7 Reasons Why to Refinance your Home
There are many reasons why refinance home loans are preferred by homeowners. They secure lower interest rates, reduce the loan’s term, convert ARMs to fixed-rate mortgages (or vice versa), tap into equity, consolidate debt, cash out existing home loans, and eliminate mortgage insurance. Refinancing a mortgage is the process of settling an existing loan on your home and applying for a new one.
Despite the fact that interest rates in the United States have been slowly creeping up, the current mortgage environment is still considered low-rate. According to figures released by the Federal Reserve Bank of St. Louis, the interest rate on a 30-years fixed rate mortgage is 4.04% on average, down from 6.07% a decade ago. Below is a closer look at 7 reasons why homeowners should consider refinancing their mortgages.
1. Securing Lower Interest Rate
Many homeowners follow the refinancing route in an effort to lower interest rates and save money on their monthly repayments. Historically, an interest rate reduction of at least 2% was enough of an incentive to refinance. Today, even a 1% reduction is enough incentive.
2. Reducing the Loan’s Term: Why Refinance Loans are Popular
Homeowners who are serious about paying off their mortgage faster should consider refinancing their 30-year mortgage to a 20-year, or even 10-year mortgage. While a shorter mortgage term means borrowers will pay slightly higher monthly payments, it also means they’ll enjoy lower interest rates and pay off their loan sooner. However, if rates have dropped since a homeowner bought a home, they may find there isn’t much of a difference in terms of the adjusted monthly payments.
But you don’t necessarily have to refinance to shorten your payoff period. Borrowers can also choose to make extra monthly payment to pay off their mortgage (without refinancing), but they won’t benefit from lower interest rates associated with shorter loan terms.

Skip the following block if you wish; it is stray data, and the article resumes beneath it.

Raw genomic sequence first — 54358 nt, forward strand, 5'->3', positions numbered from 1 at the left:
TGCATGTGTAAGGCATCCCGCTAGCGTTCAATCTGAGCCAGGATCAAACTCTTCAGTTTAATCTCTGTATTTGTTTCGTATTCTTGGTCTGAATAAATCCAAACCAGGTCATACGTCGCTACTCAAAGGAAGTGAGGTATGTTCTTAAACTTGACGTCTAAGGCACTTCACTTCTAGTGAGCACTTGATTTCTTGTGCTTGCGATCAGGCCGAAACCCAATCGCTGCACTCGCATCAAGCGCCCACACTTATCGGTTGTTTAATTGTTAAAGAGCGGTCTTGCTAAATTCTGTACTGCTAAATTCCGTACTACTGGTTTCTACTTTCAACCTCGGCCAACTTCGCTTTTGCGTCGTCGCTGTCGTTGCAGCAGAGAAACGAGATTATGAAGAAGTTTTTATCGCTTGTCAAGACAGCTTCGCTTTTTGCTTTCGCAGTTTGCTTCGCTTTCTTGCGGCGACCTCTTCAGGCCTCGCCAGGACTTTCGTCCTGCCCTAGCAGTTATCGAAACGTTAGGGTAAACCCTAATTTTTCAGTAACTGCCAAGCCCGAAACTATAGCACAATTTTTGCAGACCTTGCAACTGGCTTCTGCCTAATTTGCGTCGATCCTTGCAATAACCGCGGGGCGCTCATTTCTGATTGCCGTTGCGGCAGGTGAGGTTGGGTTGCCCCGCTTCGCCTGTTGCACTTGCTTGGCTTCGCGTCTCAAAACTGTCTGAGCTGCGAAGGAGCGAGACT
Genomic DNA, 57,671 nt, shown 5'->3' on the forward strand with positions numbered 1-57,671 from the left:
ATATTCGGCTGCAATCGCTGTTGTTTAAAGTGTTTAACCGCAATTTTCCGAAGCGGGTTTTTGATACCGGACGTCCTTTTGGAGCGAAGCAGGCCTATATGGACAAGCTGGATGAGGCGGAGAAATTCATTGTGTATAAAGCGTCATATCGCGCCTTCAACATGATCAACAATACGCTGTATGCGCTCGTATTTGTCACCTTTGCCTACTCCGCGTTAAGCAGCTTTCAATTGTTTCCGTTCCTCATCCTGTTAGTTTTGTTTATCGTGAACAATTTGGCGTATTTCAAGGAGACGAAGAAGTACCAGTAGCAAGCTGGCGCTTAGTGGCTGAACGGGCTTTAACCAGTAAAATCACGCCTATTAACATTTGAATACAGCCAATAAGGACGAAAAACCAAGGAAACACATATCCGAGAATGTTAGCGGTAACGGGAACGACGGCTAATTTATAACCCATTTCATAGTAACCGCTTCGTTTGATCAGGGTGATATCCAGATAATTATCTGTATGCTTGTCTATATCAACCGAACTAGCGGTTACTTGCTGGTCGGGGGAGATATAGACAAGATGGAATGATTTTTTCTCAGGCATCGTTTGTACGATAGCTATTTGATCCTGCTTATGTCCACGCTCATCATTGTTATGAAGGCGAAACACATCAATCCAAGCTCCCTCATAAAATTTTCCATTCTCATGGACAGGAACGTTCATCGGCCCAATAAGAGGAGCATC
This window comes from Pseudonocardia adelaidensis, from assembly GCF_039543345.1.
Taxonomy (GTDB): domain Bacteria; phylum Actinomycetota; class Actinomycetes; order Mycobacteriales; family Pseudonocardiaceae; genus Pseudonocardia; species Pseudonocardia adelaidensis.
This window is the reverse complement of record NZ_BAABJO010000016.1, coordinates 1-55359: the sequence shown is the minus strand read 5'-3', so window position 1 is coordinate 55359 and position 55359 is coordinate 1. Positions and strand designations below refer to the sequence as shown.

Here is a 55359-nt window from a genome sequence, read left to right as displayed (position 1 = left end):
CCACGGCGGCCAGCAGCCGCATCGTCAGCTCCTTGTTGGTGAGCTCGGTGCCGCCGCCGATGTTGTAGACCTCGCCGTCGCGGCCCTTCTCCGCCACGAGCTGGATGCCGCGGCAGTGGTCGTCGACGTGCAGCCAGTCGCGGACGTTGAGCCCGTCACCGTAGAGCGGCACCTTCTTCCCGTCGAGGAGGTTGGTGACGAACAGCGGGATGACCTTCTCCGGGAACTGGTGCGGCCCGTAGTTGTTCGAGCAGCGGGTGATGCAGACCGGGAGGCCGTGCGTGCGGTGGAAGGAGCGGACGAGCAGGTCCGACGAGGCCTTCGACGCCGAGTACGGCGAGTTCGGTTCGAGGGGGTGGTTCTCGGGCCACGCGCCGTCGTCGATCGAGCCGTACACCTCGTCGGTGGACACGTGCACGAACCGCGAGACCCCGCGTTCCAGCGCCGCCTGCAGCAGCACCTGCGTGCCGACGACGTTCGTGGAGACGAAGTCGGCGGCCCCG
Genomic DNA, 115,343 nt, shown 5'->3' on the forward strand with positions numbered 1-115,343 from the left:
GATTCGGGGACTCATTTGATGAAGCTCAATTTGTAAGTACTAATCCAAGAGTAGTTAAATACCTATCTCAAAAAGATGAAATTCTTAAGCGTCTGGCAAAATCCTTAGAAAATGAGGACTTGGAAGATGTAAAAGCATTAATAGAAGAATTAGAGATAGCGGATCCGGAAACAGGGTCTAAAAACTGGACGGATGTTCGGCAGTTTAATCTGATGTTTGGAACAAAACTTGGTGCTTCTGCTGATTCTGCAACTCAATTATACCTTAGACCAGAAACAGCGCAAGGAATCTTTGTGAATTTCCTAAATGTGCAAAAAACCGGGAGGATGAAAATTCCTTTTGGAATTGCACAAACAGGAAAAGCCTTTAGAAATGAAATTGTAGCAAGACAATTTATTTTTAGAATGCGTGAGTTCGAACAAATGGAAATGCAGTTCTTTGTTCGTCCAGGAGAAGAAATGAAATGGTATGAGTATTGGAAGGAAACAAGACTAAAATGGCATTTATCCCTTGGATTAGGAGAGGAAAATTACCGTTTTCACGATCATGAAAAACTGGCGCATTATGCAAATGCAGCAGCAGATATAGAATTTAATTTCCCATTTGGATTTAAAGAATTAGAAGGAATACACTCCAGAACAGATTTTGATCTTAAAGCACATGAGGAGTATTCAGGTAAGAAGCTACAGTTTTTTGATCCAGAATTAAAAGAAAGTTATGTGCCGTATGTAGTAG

3. Converting an ARM to a Fixed-Rate Mortgage (or vice versa)
Adjustable Rate Mortgages (ARM) are home loans where the payable interest rate and monthly payments might fluctuate based on changing interest rate indexes like the COFI (Cost of Funds Index) ARMs start out by offering homeowners lower interest rates compared to fixed-rate mortgages, but periodic rate adjustments can lead to borrowers paying a higher rate than what is offered through a fixed-rate mortgage. When this happens, converting your ARM mortgage to a fixed-rate mortgage that locks in prevailing interest rates and eliminates future concern over interest rate hikes is recommended. Having a fixed-rate mortgage and not having to worry about future rate hikes contributes to why refinance home loans are becoming more popular among homeowners in the United States.
4. Tapping Into Equity
Home equity can be used to cover major expenses, such as extensive home renovation costs or your child’s college education. Homeowners who choose to refinance their mortgages for the benefit of tapping into their home equity justify this by pointing out that home renovation is a value adding initiative or the fact that interest earned on mortgages is tax-deductible.
5. Eliminating Mortgage Insurance
Homeowners with conventional mortgages and Federal Housing Administration (FHA) loans usually have to pay annual mortgage insurance premiums if they fail to put down asignificant down payment (10% for FHA loans and 20% for conventional). This adds to the overall cost of your mortgage and it’s logical why refinance loan lenders advise you to get rid of mortgage insurance as quickly as possible — you’ll save more money on your mortgage repayments in the long run. FHA loans require borrowers to carry mortgage insurance premiums for the duration of the loan. But if you have 25% and above equity in the home, you can refinance to a normal loan and eliminate these annual premiums from your mortgage. Even if your equity is below 25%, your payments will likely be lower in a non-FHA loan. Non-FHA loans also give borrowers the chance to stop making PMI payments when the loan to value ratio goes above 78%.
6. Consolidating Debt
Mortgage loans usually have lower interest rates compared to other types of loans. Home refinancing with the aim of consolidating debts is a major reason why refinancing loans are preferred by homeowners with high-interest debt. Borrowers can replace their high interest debts with low-interest mortgages to help get them out from under debt. If you’re currently servicing two mortgages, it’s almost certain that the second mortgage has a higher interest rate. After a probationary period that usually lasts 12 months, borrowers might be able to combine their two mortgages into one with a lower interest rate. You’ll also be eligible for a tax deduction on mortgage interest after consolidating your mortgages.
7. Cashing Out of an Existing Home Loan
Cash-out refinancing gives borrowers the chance to take out a new mortgage for more than what they owe allowing them to pocket the difference in cash. Homeowners can also use the cash to pay off outstanding debts. If you normally use cash to pay high-interest debts like personal loans, student loans, or credit card bills, you can reduce the amount of monthly debt repayments by refinancing these debts into your mortgage.